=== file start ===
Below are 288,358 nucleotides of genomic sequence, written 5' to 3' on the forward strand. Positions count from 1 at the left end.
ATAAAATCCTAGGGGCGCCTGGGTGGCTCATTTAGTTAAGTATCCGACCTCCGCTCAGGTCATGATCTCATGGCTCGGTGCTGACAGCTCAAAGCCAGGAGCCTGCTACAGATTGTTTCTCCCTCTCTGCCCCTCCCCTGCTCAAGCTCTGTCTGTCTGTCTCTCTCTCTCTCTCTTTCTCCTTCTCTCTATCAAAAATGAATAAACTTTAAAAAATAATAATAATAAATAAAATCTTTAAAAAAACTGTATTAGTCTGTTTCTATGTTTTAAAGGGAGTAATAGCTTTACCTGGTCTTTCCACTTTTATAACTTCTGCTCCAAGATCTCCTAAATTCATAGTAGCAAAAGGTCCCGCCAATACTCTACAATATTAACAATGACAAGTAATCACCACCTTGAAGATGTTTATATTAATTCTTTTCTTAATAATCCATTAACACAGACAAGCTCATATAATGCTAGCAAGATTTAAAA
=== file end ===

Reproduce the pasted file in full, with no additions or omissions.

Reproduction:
Below are 288,358 nucleotides of genomic sequence, written 5' to 3' on the forward strand. Positions count from 1 at the left end.
ATAAAATCCTAGGGGCGCCTGGGTGGCTCATTTAGTTAAGTATCCGACCTCCGCTCAGGTCATGATCTCATGGCTCGGTGCTGACAGCTCAAAGCCAGGAGCCTGCTACAGATTGTTTCTCCCTCTCTGCCCCTCCCCTGCTCAAGCTCTGTCTGTCTGTCTCTCTCTCTCTCTCTTTCTCCTTCTCTCTATCAAAAATGAATAAACTTTAAAAAATAATAATAATAAATAAAATCTTTAAAAAAACTGTATTAGTCTGTTTCTATGTTTTAAAGGGAGTAATAGCTTTACCTGGTCTTTCCACTTTTATAACTTCTGCTCCAAGATCTCCTAAATTCATAGTAGCAAAAGGTCCCGCCAATACTCTACAATATTAACAATGACAAGTAATCACCACCTTGAAGATGTTTATATTAATTCTTTTCTTAATAATCCATTAACACAGACAAGCTCATATAATGCTAGCAAGATTTAAAA